Quality research was an important goal of mine when I was advocating to bring medical cannabis to Pennsylvania. That’s why I was especially pleased – and strongly supported – an amendment Representative Kathy Watson added during House deliberations to establish “Chapter 20”: “Academic Clinical Research Centers.”
An Academic Clinical Research Center is an accredited Pennsylvania medical school that operates or partners with an acute care hospital within the Commonwealth.
To the best of my knowledge, there are nine medical schools in Pennsylvania: the Perelman School of Medicine (University of Pennsylvania), the Pittsburgh School of Medicine (University of Pittsburgh), Thomas Jefferson University, the Temple School of Medicine, The Geisinger Commonwealth Medical College, Drexel University College of Medicine, Penn State Hershey College of Medicine, Lake Erie College of Osteopathic Medicine, and Philadelphia College of Osteopathic Medicine.
Under the provisions of Pennsylvania’s 2016 medical cannabis law, these institutions would be able to enter into a contractual relationship with a “clinical registrant” – an entity holding both a medical cannabis grower/processor permit and a medical cannabis dispensary permit – to compete for one of eight clinical research permits to conduct medial cannabis research.
For me, research has been – and continues to be – a key component in advocating for the use of medical cannabis. Throughout the debates over my bill, I was told: “Mike, you don’t have the research to prove the benefits of medical cannabis – all you have are anecdotes.”
To the contrary, I had done my research – and I continue to do my research, talking with experts from across the nation and some from other parts of the world. More importantly, I have seen the benefits for countless patients – especially children and veterans. Before using medical cannabis they were either non-functioning or “didn’t feel human.” After medical cannabis, the impacts were remarkable and each had a profound and lasting impact on me personally.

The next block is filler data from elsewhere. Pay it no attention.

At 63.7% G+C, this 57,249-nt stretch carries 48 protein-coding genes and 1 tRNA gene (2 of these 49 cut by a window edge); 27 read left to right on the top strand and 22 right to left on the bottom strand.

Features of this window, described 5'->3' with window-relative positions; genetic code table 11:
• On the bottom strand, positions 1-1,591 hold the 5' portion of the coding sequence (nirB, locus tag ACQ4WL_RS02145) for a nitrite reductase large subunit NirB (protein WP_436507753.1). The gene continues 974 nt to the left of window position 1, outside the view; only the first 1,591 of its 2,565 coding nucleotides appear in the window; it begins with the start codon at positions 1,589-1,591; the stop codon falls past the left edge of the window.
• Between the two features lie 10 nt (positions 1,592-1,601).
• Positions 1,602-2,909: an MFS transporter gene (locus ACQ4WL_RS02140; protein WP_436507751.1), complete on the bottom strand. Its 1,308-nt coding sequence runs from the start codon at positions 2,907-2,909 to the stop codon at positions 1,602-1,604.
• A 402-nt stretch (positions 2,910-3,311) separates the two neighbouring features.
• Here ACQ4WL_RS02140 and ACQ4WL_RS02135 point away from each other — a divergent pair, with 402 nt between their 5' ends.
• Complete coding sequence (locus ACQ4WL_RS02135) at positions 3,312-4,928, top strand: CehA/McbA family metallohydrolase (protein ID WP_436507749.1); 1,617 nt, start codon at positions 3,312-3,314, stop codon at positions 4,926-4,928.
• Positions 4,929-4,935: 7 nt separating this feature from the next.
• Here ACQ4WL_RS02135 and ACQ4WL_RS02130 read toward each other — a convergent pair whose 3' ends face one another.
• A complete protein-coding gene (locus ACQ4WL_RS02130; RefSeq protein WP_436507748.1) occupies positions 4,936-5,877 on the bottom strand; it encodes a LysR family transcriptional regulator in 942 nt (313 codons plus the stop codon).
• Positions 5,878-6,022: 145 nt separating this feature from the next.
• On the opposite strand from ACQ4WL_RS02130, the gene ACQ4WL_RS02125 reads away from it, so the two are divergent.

I’m pleased with the outstanding collaboration I’ve seen from the Governor and his Administration, the Pennsylvania Department of Health, and the four legislative caucuses (Senate Republicans, Senate Democrats, House Republicans, and House Democrats) in developing the required regulations to implement this key component of Pennsylvania’s medical cannabis law.
I believe there’s a shared goal to ensure the roll out of medical cannabis in Pennsylvania will serve the needs of patients throughout the Commonwealth in an efficient and timely manner. I also believe Chapter 20 and its research goals will make Pennsylvania a leader not only in the nation but throughout the world in medical cannabis research.
When my bill to give patients the option of seeking the benefits of medical cannabis was being deliberated, Senate Majority Leader Jake Corman probably said it best: “this issue is too big, it’s too important, and too many people are depending on us to get it right.” Senator Corman added: “for all the times the Senate has been criticized for acting too quickly, this is one time we’re going to take our time to be sure we get it right.”
As work has proceeded to bring medical cannabis to Pennsylvania, many have acknowledged both the House and Senate “got it right” in enacting this law and much has been accomplished to date to allow for its timely and effective implementation.
Hopefully, implementation of Chapter 20 and the establishment of up to eight clinical registrants will be next. To me, ensuring proper implementation of Chapter 20 requires everyone to remain focused on the goal, namely: RESEARCH!